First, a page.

The difference between mobile banking and Internet banking has mostly disappeared with fast and feature-rich smartphones coming into play. The unprecedented fall in data cost is further driving mobile apps usage, thus opening up new growth opportunities for financial institutions. “In 2019, due to increasing Internet penetration, products will be developed to facilitate a frictionless banking experience to non-tech-savvy customers by leveraging photographic guidance, vernacular videos and AI assistance,” says Rajan Pental, Senior Group President, Branch and Retail Banking, at YES Bank. It also means an exciting digital future for customers looking for a seamless experience, intelligent features and added value. Here is a quick look at how the payment landscape will evolve in 2019.
Cash to grow but digital payment will grow faster. The Unified Payment Interface (UPI) has revolutionised the digital payment ecosystem in India (see chart Rise of the UPI) and the recently updated version is expected to grow at a fast clip. “For banks and payments players, UPI has been the biggest game changer in 2018, having breached the 500 million transaction mark in November. A payments technology like UPI stands unparalleled, even globally, especially in terms of scale it can achieve in the forthcoming years,” says Bhavin Shah, Partner, Financial Services Tax Leader, at PwC India. But the rapid growth of payment digitisation does not mean a decline in cash transactions. “Although digital payment options have grown over the past year, cash withdrawals from ATMs are going up every month. Cash continues to be the preferred mode of payments,” says Ramaswamy Venkatachalam, Managing Director (India) at Fidelity Information Services (FIS).
Payment players to follow data localisation mandate. Global payment companies such as Mastercard and Visa will have to comply with the central bank’s mandate and store all transaction data of Indian customers at local servers. Also, this data will have to be removed from their overseas locations. The step was taken by the Reserve Bank of India to ensure higher safety and privacy of domestic payments data. In 2019, most of the players in the payment industry are expected to start saving the data locally.
WhatsApp payment to be rolled out. Google Pay is already up and running while WhatsApp is planning to launch its payment services soon for all Indian users. The company ran a pilot at the beginning of 2018 and has now sought RBI approval to launch the service. Given its vast user base and huge popularity, the new feature could have a major impact.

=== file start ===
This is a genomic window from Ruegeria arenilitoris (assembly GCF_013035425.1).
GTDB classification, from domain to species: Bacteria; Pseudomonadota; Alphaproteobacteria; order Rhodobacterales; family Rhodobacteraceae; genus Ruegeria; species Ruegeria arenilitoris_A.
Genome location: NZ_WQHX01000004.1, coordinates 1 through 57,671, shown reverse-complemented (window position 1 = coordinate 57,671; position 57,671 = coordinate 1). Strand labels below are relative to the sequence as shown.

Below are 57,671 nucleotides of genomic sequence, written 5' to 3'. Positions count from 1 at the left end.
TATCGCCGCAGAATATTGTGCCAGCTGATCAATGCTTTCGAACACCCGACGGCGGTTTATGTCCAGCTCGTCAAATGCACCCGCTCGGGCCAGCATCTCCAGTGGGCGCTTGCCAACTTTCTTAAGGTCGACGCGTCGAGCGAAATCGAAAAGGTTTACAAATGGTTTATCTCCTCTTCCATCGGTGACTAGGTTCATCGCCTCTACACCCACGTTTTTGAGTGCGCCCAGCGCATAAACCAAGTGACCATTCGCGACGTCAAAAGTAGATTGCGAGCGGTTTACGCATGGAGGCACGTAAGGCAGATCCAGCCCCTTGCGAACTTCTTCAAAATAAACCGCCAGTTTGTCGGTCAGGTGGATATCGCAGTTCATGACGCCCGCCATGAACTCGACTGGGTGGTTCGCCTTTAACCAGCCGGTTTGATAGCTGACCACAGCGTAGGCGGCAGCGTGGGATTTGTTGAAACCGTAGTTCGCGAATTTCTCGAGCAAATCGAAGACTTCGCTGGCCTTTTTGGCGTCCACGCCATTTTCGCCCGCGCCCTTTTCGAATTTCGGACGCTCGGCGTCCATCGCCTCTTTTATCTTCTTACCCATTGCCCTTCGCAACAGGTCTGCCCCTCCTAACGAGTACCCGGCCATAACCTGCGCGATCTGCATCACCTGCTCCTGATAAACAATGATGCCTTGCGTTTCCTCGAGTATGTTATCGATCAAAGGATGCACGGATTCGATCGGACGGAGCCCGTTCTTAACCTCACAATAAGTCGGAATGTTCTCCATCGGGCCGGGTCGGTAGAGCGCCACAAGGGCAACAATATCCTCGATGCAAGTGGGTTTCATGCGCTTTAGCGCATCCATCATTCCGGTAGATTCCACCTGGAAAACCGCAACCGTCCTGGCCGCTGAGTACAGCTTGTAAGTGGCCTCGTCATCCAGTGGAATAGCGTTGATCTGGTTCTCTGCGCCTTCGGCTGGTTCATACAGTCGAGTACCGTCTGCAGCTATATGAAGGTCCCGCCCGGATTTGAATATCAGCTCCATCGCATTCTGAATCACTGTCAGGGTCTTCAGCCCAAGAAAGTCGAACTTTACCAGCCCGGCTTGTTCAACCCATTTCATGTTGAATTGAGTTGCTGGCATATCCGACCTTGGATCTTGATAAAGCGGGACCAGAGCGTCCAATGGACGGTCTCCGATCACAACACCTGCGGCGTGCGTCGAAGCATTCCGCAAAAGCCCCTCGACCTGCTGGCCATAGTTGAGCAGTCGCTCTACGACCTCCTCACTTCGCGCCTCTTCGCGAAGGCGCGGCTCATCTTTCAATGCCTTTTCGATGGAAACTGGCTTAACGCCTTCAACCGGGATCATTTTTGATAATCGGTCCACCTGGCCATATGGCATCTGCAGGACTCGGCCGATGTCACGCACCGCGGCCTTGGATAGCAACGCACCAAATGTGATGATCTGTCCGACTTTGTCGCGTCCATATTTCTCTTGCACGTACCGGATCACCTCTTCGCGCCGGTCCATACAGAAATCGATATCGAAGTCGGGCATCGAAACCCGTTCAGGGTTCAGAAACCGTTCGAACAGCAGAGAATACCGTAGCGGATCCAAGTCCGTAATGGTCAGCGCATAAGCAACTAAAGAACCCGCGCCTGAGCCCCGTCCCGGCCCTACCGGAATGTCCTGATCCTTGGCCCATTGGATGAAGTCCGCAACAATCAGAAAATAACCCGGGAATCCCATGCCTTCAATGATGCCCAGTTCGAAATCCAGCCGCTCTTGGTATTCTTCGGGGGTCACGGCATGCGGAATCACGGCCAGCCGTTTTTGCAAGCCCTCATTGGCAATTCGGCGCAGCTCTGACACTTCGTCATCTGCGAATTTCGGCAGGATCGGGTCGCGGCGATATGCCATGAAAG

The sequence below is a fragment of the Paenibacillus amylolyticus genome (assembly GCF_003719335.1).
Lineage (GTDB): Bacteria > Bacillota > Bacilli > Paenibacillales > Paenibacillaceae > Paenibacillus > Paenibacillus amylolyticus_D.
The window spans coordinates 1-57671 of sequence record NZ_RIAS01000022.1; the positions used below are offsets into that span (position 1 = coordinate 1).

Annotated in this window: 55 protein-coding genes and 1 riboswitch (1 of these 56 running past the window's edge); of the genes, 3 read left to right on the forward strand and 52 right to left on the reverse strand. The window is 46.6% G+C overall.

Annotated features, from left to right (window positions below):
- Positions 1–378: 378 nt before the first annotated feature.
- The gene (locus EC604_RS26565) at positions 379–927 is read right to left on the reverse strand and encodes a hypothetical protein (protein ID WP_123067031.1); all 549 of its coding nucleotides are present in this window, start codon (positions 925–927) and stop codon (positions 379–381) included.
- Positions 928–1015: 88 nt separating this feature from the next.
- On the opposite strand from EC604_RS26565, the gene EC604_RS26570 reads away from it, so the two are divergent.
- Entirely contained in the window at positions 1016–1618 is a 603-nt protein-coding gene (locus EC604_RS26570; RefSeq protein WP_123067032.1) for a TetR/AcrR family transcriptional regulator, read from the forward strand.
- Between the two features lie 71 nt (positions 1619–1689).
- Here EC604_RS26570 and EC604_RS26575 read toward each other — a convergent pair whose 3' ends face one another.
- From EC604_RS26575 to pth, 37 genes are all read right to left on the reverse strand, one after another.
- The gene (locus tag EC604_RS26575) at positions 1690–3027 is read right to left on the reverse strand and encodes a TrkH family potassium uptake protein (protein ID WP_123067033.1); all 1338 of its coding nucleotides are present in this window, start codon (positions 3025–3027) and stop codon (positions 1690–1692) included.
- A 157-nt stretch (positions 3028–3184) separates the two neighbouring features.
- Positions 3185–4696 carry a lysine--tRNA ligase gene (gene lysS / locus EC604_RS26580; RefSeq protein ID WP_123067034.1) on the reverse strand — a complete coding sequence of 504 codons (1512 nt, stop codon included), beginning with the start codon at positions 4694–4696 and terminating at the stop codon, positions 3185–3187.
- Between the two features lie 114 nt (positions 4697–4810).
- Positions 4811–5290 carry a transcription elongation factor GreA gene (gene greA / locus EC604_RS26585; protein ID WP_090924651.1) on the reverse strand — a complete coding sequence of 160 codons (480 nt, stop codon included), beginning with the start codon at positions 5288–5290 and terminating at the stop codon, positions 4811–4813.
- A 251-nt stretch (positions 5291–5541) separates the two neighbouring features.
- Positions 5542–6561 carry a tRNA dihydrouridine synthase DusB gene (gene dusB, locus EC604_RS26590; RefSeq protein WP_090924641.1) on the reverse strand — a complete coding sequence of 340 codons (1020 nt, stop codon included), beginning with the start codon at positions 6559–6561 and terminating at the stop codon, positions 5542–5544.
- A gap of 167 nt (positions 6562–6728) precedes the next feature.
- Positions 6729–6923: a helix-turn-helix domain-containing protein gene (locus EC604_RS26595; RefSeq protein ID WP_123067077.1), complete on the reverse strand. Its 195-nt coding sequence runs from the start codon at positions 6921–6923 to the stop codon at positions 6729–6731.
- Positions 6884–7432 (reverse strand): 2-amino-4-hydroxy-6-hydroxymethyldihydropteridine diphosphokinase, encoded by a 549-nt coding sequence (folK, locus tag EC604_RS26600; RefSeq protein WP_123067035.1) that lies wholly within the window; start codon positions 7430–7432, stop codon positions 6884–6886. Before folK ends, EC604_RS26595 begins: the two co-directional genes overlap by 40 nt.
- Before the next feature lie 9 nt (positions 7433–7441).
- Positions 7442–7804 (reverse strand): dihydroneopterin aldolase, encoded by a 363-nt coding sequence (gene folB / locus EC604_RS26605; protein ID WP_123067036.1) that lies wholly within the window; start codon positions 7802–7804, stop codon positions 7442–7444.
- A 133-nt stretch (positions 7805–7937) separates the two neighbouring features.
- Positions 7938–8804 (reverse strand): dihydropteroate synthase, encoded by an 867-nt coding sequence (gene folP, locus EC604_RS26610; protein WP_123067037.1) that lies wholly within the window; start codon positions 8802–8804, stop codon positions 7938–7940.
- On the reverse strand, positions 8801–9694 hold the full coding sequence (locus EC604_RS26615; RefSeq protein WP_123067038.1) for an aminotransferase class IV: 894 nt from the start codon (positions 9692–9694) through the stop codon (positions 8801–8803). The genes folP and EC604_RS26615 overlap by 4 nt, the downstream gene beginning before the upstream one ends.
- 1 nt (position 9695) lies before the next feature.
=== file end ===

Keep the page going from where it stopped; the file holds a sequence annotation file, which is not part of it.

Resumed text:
Prepaid wallets may get interoperability. Although IMPS allows interoperability among banks on Web and mobile platforms, prepaid instruments (PPIs) such as mobile wallets and cards lack this feature in spite of the guidelines released by the RBI in October. The central bank said that PPI interoperability would be done in a phased manner – between wallets and between wallets and banks through UPI, and for cards, through card networks. “Mobile wallet interoperability could finally see the light of the day but with a condition of higher capital requirement. RBI is yet to allow transactions between mobile wallets, but the digital payments industry is abuzz with talks of an imminent announcement of the final guidelines,” says Venkatachalam of FIS.
New method for offline Aadhaar authentication. The government is working with multiple regulatory agencies to implement an alternative of online Aadhaar authentication by private players, which has been barred by the Supreme Court. The most significant proposal that is likely to be adopted is the use of QR code for offline verification. The UIDAI may allow an Aadhaar holder to get a printout of his/her Aadhaar details in a QR code format, which can be scanned by private players to do offline verification of name, address and other information without getting access to the Aadhaar number. This may come as a respite for many fintech companies adversely hit by the Aadhaar verdict.
BBPS, BHIM and Bharat QR codes to expand. The National Payments Corporation of India (NPCI) launched the Bharat Bill Payment System (BBPS) on October 17, 2017. Since then, 107 billers with more than 2.4 million agent outlets have been integrated with the system. As of now, 62 banks and 10 non-bank entities function as Bharat Bill Payment Operating Units in India. BHIM (Bharat Interface for Money) QR code, built to facilitate UPI-based transactions, and Bharat QR code, which enables card-based transactions, is likely to see higher traction in 2019. “It will be especially interesting to see how P2M (person-to-merchant) transactions evolve with Bharat QR and BHIM UPI QR, which will enable customers to transact using a mobile phone across online and physical merchants,” says Ritesh Pai, Chief Digital Officer at YES Bank.
Although fintech companies have pioneered digital payment innovations in India, banks are not lagging behind. Most of them have gone all out to bring these features on their platforms. Many experts think it will be a mix of competition and collaboration among banks and fintech firms that will determine the future course of payments. But the role of regulators will also assume great significance when it comes to integrating innovations in the current ecosystem.